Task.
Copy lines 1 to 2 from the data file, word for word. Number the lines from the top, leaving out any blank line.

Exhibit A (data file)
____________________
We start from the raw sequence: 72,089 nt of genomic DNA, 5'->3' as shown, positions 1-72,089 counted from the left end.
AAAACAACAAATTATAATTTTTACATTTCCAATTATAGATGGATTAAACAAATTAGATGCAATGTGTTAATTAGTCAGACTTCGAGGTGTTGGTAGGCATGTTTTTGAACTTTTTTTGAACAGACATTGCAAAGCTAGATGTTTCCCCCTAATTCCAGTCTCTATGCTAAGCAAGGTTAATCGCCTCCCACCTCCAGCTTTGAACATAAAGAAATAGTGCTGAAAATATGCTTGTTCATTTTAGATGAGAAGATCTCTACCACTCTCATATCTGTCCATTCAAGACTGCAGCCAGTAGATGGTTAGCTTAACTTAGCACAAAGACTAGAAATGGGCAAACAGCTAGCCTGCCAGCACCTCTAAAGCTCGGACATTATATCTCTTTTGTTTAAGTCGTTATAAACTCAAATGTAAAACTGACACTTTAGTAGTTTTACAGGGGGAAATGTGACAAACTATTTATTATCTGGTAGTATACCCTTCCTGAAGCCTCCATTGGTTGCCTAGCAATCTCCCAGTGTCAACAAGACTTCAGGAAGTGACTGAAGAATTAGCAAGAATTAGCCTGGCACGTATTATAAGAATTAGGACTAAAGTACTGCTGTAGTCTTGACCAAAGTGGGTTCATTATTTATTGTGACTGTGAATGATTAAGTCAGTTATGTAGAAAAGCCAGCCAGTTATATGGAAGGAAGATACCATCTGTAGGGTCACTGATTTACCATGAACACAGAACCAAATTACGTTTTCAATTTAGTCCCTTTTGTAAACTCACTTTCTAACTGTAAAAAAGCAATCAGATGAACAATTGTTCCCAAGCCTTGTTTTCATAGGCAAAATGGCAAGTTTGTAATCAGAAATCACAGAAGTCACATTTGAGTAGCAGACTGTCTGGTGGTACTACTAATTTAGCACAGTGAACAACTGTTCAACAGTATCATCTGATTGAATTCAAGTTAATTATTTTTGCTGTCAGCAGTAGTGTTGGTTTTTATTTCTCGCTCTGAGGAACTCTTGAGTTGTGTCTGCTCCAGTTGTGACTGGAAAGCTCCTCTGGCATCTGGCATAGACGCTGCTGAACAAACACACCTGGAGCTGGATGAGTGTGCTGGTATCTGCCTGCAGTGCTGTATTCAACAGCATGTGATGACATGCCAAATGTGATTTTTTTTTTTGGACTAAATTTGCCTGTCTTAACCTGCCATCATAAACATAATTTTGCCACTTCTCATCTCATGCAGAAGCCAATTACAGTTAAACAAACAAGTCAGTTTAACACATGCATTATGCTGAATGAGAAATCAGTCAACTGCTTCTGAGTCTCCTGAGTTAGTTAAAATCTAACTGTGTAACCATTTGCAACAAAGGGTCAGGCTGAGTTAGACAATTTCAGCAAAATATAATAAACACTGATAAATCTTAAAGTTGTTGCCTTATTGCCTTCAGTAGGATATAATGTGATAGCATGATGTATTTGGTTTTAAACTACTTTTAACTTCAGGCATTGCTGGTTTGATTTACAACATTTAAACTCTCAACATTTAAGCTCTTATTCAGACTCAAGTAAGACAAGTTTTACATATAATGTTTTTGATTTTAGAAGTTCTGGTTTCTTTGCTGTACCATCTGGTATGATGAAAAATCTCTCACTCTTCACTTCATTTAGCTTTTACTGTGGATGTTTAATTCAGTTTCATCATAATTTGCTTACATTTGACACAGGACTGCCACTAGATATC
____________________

We start from the raw sequence: 72,089 nt of genomic DNA, 5'->3' as shown, positions 1-72,089 counted from the left end.
AAAACAACAAATTATAATTTTTACATTTCCAATTATAGATGGATTAAACAAATTAGATGCAATGTGTTAATTAGTCAGACTTCGAGGTGTTGGTAGGCATGTTTTTGAACTTTTTTTGAACAGACATTGCAAAGCTAGATGTTTCCCCCTAATTCCAGTCTCTATGCTAAGCAAGGTTAATCGCCTCCCACCTCCAGCTTTGAACATAAAGAAATAGTGCTGAAAATATGCTTGTTCATTTTAGATGAGAAGATCTCTACCACTCTCATATCTGTCCATTCAAGACTGCAGCCAGTAGATGGTTAGCTTAACTTAGCACAAAGACTAGAAATGGGCAAACAGCTAGCCTGCCAGCACCTCTAAAGCTCGGACATTATATCTCTTTTGTTTAAGTCGTTATAAACTCAAATGTAAAACTGACACTTTAGTAGTTTTACAGGGGGAAATGTGACAAACTATTTATTATCTGGTAGTATACCCTTCCTGAAGCCTCCATTGGTTGCCTAGCAATCTCCCAGTGTCAACAAGACTTCAGGAAGTGACTGAAGAATTAGCAAGAATTAGCCTGGCACGTATTATAAGAATTAGGACTAAAGTACTGCTGTAGTCTTGACCAAAGTGGGTTCATTATTTATTGTGACTGTGAATGATTAAGTCAGTTATGTAGAAAAGCCAGCCAGTTATATGGAAGGAAGATACCATCTGTAGGGTCACTGATTTACCATGAACACAGAACCAAATTACGTTTTCAATTTAGTCCCTTTTGTAAACTCACTTTCTAACTGTAAAAAAGCAATCAGATGAACAATTGTTCCCAAGCCTTGTTTTCATAGGCAAAATGGCAAGTTTGTAATCAGAAATCACAGAAGTCACATTTGAGTAGCAGACTGTCTGGTGGTACTACTAATTTAGCACAGTGAACAACTGTTCAACAGTATCATCTGATTGAATTCAAGTTAATTATTTTTGCTGTCAGCAGTAGTGTTGGTTTTTATTTCTCGCTCTGAGGAACTCTTGAGTTGTGTCTGCTCCAGTTGTGACTGGAAAGCTCCTCTGGCATCTGGCATAGACGCTGCTGAACAAACACACCTGGAGCTGGATGAGTGTGCTGGTATCTGCCTGCAGTGCTGTATTCAACAGCATGTGATGACATGCCAAATGTGATTTTTTTTTTTGGACTAAATTTGCCTGTCTTAACCTGCCATCATAAACATAATTTTGCCACTTCTCATCTCATGCAGAAGCCAATTACAGTTAAACAAACAAGTCAGTTTAACACATGCATTATGCTGAATGAGAAATCAGTCAACTGCTTCTGAGTCTCCTGAGTTAGTTAAAATCTAACTGTGTAACCATTTGCAACAAAGGGTCAGGCTGAGTTAGACAATTTCAGCAAAATATAATAAACACTGATAAATCTTAAAGTTGTTGCCTTATTGCCTTCAGTAGGATATAATGTGATAGCATGATGTATTTGGTTTTAAACTACTTTTAACTTCAGGCATTGCTGGTTTGATTTACAACATTTAAACTCTCAACATTTAAGCTCTTATTCAGACTCAAGTAAGACAAGTTTTACATATAATGTTTTTGATTTTAGAAGTTCTGGTTTCTTTGCTGTACCATCTGGTATGATGAAAAATCTCTCACTCTTCACTTCATTTAGCTTTTACTGTGGATGTTTAATTCAGTTTCATCATAATTTGCTTACATTTGACACAGGACTGCCACTAGATATC